Unlike the GFC and the great depression the corona crisis originated in the real economy and was totally unanticipated. The initial absence of vaccines against the COVID-19 virus and its speedy contagiousness prompted medical and political authorities to curtail mobility by imposing lockdowns, quarantines, social distancing and an almost complete standstill of international air travel. By forcing large portions of the work force into segregation and closing down businesses this inevitable policy reaction transformed the impact of the virus from a pure medical emergency into a major real negative supply shock.
The appearance of vaccines raised hopes that the pandemic would be quickly contained. Unfortunately, as of March 2021 the slowness of the immunization process along with the appearance of new variants casts serious doubts on such an optimistic scenario and still forces governments to alternate between less and more stringent sanitary policies.
Reduction in mobility due to restrictions along with individually motivated measures against the pandemic led to a substantial shut down of the economy, reduced production, layoffs, income losses, disruption of supply chains, and elevated personal and aggregate uncertainty. Those effects were amplified by the universality of the medical cum economic crisis and the associated reduction, during 2020, in world trade. The actual and expected GDP shrinkages quickly spilled over to financial markets leading to credit restrictions and capital outflows from developing markets. Sectors relying on social interactions such as travel, entertainment, and tourism took a particularly heavy toll. In parallel international demand for producers of medical supplies soared. The drastic reduction in air and car travel along with production stoppages led, during 2020, to the collapse of the price of crude oil creating serious problems for government finances in some oil producing countries like Russia and Saudi Arabia. But during the first quarter of 2021 the price of oil as well as world trade partially recovered.
Table 1 shows actual rates of growth by major country groups and selected countries for 2019 and 2020. Except for China, all countries in the table have experienced negative rates of growth in 2020 reflecting the global reach of the virus and its economic ramifications. Rates of growth are more negative in advanced economies than in emerging markets and developing economies. Within advanced economies there are substantial differences in the adverse growth effects on GDP ranging from a minimum of − 2.5 for other advanced economies to a maximum of − 11.1 for Spain.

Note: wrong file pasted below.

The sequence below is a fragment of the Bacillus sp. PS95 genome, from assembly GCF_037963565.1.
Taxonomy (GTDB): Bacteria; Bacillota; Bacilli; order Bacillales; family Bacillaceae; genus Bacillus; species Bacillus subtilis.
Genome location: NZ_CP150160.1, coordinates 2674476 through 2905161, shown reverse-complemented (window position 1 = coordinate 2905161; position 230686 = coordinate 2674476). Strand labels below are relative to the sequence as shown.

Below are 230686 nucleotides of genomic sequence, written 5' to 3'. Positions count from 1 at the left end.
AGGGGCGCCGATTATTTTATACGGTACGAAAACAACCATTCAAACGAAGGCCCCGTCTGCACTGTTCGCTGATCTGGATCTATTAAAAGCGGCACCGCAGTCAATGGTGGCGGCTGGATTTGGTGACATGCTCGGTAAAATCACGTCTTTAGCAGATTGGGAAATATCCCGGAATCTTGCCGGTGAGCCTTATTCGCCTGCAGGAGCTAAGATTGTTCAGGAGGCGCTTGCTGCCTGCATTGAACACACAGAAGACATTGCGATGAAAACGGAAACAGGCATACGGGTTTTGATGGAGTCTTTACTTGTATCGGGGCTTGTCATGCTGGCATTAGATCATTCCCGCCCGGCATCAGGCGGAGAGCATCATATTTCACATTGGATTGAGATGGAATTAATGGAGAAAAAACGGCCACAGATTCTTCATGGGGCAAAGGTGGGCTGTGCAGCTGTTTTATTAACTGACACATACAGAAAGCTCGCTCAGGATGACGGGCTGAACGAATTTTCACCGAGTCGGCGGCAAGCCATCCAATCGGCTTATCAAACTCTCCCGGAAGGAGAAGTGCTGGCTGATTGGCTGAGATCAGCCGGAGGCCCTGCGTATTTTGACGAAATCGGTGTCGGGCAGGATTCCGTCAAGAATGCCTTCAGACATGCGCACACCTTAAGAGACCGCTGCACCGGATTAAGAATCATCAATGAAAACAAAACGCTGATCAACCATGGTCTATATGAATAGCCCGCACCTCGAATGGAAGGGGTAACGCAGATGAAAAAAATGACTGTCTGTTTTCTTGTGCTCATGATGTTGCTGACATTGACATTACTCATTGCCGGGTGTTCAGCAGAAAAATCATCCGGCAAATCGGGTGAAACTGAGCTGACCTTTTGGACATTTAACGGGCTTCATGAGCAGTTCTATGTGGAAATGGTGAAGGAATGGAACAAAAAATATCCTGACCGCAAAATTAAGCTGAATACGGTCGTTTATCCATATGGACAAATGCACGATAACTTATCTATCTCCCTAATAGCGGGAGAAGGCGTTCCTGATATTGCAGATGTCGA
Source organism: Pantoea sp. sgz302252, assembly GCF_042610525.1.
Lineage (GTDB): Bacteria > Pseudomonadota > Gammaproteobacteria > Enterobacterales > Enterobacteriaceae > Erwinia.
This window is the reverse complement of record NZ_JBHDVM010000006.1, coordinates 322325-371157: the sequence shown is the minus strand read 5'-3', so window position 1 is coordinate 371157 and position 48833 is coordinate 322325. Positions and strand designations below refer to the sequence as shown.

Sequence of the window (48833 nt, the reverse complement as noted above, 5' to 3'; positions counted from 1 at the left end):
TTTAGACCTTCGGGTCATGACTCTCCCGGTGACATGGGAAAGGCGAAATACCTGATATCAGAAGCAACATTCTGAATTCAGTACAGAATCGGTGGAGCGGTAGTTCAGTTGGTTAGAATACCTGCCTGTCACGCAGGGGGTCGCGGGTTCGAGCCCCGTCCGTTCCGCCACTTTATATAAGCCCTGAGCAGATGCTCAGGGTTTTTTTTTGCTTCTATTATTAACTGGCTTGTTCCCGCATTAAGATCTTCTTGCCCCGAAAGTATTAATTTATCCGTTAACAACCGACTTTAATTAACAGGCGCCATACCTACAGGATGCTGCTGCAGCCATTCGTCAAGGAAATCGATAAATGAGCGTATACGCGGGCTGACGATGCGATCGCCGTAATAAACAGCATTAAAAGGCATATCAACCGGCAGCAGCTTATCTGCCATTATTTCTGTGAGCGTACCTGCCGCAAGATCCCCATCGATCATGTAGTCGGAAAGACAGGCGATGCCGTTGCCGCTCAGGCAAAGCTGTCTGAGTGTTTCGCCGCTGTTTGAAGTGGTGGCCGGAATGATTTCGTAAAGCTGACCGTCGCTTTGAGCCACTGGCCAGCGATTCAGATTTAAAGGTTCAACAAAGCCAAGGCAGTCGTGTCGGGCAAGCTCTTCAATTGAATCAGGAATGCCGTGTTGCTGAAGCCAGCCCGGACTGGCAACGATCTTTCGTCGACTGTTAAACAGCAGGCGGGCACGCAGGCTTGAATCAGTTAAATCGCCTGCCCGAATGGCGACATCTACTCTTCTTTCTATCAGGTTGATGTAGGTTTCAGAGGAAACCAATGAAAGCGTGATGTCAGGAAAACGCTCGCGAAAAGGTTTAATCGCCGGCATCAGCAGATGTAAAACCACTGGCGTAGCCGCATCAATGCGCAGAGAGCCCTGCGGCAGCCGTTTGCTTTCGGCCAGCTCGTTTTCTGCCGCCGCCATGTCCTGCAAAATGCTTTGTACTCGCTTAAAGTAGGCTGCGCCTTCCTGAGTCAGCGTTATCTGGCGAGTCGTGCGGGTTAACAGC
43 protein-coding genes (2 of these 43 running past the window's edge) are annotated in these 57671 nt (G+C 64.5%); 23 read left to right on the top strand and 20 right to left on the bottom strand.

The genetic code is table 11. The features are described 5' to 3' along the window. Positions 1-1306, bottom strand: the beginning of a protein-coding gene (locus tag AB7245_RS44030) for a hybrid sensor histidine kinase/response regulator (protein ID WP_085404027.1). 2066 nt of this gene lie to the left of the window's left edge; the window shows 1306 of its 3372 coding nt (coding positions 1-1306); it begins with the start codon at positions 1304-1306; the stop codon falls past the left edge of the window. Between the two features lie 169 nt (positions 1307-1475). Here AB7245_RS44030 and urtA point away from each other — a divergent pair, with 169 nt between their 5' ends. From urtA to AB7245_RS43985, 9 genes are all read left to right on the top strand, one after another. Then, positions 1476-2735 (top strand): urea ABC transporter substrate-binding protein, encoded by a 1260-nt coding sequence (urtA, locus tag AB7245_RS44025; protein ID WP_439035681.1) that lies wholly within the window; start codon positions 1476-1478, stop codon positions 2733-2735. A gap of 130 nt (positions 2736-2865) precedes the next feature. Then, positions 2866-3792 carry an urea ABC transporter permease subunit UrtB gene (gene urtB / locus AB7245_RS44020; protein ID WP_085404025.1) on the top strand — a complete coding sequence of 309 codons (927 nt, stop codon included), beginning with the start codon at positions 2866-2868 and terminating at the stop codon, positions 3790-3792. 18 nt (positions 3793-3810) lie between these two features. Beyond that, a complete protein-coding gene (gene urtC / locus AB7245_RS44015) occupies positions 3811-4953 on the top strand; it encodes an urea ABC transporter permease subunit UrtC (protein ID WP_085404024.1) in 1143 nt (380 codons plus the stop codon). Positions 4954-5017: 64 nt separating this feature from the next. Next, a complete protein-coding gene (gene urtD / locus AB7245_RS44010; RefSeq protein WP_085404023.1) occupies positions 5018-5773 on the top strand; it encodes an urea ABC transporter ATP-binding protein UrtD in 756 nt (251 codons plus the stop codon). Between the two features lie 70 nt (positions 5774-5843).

Although not uniform the response of fiscal and monetary policies over the world has been swift and unprecedented in size. Particularly striking is the over 2.2 trillion $ CARES act that was passed at the end of March 2020 in the USA. Unprecedented in size and scope, the legislation was the largest-ever economic stimulus package in US history, amounting to 10% of total US gross domestic product. The bill was much larger than the $831 billion stimulus act passed in 2009 as part of the response to the GFC. The bill provides health care funds, relief to business and organizations in the form of loans, tax credit, tax deferrals and deductions, relief to individuals in various forms such as tax rebates, unemployment benefits, student grants and loans as well as help to defense contractors. At the beginning of March 2021 a 1.9 trillion $ Covid Relief Bill was signed into law by President Beiden. Although not as large as in developed economies unusually high fiscal expansions also took place in emerging markets and low-income developing countries. Detailed country information on fiscal responses to the Covid19 crisis appears in the IMF Data Base of Fiscal Policy Responses to Covid19 (2021).